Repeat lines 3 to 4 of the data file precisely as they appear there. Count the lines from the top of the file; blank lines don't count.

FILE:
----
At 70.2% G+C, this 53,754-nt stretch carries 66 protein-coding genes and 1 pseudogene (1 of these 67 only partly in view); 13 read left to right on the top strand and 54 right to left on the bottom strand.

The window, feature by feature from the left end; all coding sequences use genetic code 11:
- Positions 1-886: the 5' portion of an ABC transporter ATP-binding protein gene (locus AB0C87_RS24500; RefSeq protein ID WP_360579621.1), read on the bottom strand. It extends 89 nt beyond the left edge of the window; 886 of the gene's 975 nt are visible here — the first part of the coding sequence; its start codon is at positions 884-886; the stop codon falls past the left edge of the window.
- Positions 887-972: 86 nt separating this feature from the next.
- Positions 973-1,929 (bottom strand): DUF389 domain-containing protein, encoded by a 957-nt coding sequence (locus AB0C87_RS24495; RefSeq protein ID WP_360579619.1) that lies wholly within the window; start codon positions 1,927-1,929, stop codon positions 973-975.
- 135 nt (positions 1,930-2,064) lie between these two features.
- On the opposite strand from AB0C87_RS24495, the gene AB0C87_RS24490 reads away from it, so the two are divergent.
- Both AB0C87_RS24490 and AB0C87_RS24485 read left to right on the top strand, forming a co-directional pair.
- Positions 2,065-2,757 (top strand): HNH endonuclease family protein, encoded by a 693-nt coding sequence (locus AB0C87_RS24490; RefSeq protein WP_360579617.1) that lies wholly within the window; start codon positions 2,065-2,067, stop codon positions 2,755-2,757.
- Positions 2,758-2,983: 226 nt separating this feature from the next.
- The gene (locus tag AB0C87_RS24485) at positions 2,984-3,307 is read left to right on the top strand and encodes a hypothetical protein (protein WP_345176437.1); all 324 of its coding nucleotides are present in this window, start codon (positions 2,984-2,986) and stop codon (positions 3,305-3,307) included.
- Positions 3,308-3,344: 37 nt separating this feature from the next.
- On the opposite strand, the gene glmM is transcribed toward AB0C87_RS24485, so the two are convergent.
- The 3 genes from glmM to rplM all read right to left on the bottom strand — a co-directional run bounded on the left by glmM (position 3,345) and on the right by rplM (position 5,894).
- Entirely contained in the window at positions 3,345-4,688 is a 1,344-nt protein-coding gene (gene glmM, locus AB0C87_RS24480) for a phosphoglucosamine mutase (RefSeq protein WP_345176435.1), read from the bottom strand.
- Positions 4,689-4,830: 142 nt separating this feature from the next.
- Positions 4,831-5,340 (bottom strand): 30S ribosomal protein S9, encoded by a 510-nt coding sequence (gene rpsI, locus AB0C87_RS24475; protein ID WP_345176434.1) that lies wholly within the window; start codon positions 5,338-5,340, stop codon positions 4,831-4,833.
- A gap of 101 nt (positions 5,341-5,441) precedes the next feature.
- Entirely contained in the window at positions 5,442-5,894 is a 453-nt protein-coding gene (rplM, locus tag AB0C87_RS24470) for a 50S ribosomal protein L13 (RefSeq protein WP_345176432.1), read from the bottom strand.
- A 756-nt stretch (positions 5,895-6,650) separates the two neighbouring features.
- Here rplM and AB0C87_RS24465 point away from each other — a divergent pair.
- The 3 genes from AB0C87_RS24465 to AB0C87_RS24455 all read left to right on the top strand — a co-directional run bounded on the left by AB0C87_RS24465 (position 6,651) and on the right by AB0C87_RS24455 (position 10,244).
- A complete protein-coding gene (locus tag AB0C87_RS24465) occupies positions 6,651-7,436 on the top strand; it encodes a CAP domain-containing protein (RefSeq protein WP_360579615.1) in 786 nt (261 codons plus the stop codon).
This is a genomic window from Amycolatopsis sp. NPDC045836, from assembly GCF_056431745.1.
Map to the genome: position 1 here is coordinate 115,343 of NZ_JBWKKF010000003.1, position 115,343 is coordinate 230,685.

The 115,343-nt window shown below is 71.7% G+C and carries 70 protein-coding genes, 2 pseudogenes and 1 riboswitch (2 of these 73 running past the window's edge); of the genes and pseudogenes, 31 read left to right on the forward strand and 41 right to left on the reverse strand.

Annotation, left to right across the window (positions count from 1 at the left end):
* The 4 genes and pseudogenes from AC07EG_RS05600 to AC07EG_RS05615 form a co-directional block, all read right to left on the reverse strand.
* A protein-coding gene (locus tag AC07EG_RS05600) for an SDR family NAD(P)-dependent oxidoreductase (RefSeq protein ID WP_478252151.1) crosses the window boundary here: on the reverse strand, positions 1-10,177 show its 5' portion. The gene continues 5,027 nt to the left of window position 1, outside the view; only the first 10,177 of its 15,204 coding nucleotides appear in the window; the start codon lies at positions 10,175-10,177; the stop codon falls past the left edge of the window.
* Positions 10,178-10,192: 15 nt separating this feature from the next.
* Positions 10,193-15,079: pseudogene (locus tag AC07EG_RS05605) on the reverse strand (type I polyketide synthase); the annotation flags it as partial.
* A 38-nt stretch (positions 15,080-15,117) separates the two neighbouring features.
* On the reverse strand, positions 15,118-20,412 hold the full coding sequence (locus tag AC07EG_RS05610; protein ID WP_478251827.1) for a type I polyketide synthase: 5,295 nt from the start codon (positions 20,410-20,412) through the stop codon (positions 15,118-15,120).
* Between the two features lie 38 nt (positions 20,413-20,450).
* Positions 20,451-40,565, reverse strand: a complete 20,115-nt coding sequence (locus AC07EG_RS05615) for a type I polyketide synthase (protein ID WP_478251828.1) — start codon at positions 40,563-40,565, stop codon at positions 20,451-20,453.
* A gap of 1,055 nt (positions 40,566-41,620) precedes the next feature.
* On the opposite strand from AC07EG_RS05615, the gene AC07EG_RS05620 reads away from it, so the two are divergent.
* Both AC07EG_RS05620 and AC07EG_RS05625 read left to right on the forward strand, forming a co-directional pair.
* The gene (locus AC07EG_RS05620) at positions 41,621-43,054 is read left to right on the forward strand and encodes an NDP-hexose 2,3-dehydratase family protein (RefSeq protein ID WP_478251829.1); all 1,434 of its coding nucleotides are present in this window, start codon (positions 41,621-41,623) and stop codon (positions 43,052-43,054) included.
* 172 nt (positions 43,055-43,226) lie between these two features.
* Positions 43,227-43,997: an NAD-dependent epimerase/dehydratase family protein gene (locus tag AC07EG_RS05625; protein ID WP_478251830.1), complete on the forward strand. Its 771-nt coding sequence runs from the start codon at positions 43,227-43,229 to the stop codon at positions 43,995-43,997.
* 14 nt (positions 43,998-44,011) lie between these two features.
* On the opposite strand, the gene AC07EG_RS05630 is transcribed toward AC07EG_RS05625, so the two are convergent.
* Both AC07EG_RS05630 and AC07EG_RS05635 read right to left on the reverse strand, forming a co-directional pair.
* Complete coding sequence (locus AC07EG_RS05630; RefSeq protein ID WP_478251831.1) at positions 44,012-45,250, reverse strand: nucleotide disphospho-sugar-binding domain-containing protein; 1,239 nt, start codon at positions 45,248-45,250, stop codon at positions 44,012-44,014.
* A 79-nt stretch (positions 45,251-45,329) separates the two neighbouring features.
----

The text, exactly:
- Positions 1-886: the 5' portion of an ABC transporter ATP-binding protein gene (locus AB0C87_RS24500; RefSeq protein ID WP_360579621.1), read on the bottom strand. It extends 89 nt beyond the left edge of the window; 886 of the gene's 975 nt are visible here — the first part of the coding sequence; its start codon is at positions 884-886; the stop codon falls past the left edge of the window.
- Positions 887-972: 86 nt separating this feature from the next.